Radical shift needed to cure ailing health sector

Economists have slowly and inexorably gravitated towards soft issues that defy esoteric equations and graphs.

The issues include happiness, marriage, and even sex.

The shift has spawned a whole new field - behavioural economics which has even won Nobel prizes.

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We focus on one such issue –  healthcare. Two reasons have made economists shift to healthcare. One is the costs to governments, firms and individuals.

Two is its universality; no matter who you are, your age, your economic status or race, healthcare keeps you company.

A more compelling reason to focus on healthcare is that a lot of money is poured into this sector from several sources.

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One is from the public sector (read government), which sees healthcare as a national duty; a healthy nation is a productive country.

The historical connection between physical and spiritual well-being bring in lots of faith-based organisations that see healing as their mission. Remember mission hospitals?

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The private sector will not say this loudly, but there is a lot of money in this sector because of a simple fact: healthcare is inelastic. In layman’s language, it simply means if the price of medical care rises, the demand will not go down.

Spare parts

Compare that with the rise in the price of luxuries like jewellery or even outings. Healthcare, like food, is recession-proof. How often do you bargain with your doctor or pharmacist?

The other attraction to this industry is information asymmetry.

Simply put, the medical doctors or practitioners have more knowledge about your condition or ailment than the patient, whom I am avoiding calling a customer.

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If you are told by a medical doctor you have a certain ailment, you have no choice but to accept. If you are told you need to be admitted, you have no reason to say no.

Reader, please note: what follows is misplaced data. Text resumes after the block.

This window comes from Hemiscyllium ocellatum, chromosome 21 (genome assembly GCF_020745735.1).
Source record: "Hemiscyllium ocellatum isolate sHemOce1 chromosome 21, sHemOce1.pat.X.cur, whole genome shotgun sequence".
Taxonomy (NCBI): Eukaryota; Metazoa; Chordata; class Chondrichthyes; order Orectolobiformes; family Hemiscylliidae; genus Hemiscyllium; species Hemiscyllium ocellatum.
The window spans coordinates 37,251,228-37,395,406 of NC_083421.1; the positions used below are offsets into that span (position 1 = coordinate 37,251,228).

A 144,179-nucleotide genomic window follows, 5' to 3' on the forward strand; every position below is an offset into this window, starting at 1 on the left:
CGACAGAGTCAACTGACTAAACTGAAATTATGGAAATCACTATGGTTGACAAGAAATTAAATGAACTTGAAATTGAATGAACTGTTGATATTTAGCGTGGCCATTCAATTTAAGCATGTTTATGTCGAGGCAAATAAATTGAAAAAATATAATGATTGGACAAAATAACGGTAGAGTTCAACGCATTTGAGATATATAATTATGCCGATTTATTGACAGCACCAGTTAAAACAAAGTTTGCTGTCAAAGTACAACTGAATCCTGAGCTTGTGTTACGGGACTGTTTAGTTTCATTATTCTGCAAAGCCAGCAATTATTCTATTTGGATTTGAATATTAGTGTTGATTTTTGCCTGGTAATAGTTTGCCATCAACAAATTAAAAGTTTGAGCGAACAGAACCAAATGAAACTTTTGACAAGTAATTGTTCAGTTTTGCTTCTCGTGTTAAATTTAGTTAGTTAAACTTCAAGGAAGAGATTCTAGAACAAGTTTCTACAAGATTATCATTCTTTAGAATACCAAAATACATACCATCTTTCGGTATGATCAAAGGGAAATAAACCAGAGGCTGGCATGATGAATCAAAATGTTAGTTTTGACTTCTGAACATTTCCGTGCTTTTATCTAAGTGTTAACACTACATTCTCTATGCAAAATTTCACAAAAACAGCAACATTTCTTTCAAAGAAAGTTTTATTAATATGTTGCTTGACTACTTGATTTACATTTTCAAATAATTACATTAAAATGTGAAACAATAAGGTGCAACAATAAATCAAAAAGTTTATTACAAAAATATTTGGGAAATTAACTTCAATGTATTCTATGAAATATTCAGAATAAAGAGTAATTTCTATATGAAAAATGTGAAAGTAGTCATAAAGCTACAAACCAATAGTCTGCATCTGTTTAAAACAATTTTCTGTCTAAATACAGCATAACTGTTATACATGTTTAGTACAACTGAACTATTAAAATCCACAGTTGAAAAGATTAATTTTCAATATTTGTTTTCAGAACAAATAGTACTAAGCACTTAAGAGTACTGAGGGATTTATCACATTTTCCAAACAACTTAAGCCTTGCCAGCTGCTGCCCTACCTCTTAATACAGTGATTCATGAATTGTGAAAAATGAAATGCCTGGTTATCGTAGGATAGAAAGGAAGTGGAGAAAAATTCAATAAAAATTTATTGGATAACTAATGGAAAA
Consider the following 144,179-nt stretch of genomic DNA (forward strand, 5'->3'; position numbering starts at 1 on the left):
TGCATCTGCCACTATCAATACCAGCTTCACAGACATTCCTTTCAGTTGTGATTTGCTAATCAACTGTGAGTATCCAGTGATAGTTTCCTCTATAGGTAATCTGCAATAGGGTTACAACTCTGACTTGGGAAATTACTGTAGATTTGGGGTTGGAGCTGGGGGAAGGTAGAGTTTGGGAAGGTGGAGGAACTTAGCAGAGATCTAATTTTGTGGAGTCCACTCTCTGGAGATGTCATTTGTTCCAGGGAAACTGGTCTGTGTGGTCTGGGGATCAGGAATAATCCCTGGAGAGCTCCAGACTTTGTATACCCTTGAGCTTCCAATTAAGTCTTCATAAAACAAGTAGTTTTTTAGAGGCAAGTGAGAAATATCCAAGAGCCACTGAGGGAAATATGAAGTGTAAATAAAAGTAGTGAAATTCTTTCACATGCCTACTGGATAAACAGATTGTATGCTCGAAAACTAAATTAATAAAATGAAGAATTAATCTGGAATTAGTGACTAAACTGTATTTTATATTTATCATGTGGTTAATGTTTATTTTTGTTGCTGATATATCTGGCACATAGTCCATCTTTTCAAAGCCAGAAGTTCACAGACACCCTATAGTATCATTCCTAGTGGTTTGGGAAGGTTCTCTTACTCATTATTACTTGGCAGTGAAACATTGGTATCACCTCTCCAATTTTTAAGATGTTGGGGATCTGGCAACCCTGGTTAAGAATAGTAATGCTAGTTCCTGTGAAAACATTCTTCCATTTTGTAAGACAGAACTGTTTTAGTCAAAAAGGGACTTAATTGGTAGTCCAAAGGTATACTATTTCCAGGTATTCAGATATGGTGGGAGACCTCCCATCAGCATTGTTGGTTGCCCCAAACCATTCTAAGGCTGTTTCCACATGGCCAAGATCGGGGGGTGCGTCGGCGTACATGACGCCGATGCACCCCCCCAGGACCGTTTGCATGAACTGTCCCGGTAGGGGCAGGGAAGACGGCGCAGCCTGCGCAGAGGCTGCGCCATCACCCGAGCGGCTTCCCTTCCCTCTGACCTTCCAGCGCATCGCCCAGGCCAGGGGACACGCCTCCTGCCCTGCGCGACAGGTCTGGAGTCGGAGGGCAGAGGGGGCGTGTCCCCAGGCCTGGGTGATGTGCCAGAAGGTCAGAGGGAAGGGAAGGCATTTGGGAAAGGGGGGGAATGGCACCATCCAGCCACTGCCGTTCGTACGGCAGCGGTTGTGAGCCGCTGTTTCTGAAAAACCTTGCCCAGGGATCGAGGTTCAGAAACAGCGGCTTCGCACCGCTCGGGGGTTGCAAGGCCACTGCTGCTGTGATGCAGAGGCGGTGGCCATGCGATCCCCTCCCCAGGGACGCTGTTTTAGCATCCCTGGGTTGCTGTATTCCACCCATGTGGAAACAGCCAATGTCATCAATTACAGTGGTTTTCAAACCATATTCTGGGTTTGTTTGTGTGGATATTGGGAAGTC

Would you ask a doctor if a patient on a life support machine in ICU is dead?

That is more like your mechanic, his diagnosis of your car is rarely questioned; all you do is to buy the spare parts.

The mechanic, you believe, is more knowledgeable about your car than you. Let us leave out Google for now.

The two situations have led to “my mechanic” or “my doctor.” This creates a situation of trust. They at times overcharge you, too aware you are unlikely to counter check with others.

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That is how one hospital recently found itself exposed as having prolonged patients’ stay to make more money, same as holding your car at the port so that you pay more demurrage.

Medical practitioners could also make more money by ordering unnecessary tests. They even have a term for it, defensive medicine.

My analysis suggests one of the most costly items in healthcare are lab tests. I once paid about Sh9,000 for lab tests but only Sh600 for drugs.

I keep wondering why the government thinks doctors are the cause of rising medical costs.

This raises an important question: should healthcare be treated like any other industry, where the laws of economics are allowed to play?

Should we raise the price of face masks because of coronavirus? Should we raise the price of drugs if the demand is high and therefore keep it out of reach of poor people?

Such hard questions bring in the government and its subsidies to ensure the vast majority of people access healthcare either for free or at reasonable prices.

Competition among various players rarely brings down the cost of healthcare. It is inelastic, remember?

To stop the exploitation of patients because of information asymmetry, this sector is highly regulated.

What happens when this regulation fails or is compromised? Few doctors have been to the dock for malpractice because patients may never know whether the doctor was at fault. We also rarely question judges’ judgement, though we can appeal.

With more Kenyans becoming aware of their rights, we could find more doctors in the dock and raise their malpractice insurance.

What we can’t dispute is that this sector needs reforms beyond what is proposed in the Building Bridges Initiative (BBI). Going by the number of acquisitions, it is still a virgin territory, with mainstream doctors competing with witch doctors, faith healers and charlatans.

There is a shortage of quality hospitals and medics and sadly, the sector can’t escape the maladies of the wider society, including nepotism.

The fact that all our bodies are the same, open to sickness and the great equaliser – death – means good healthcare should be available to all - irrespective of their social-economic class. The new cabinet secretary in charge of this docket has his tray full.

-The writer is an associate professor at the University of Nairobi.  

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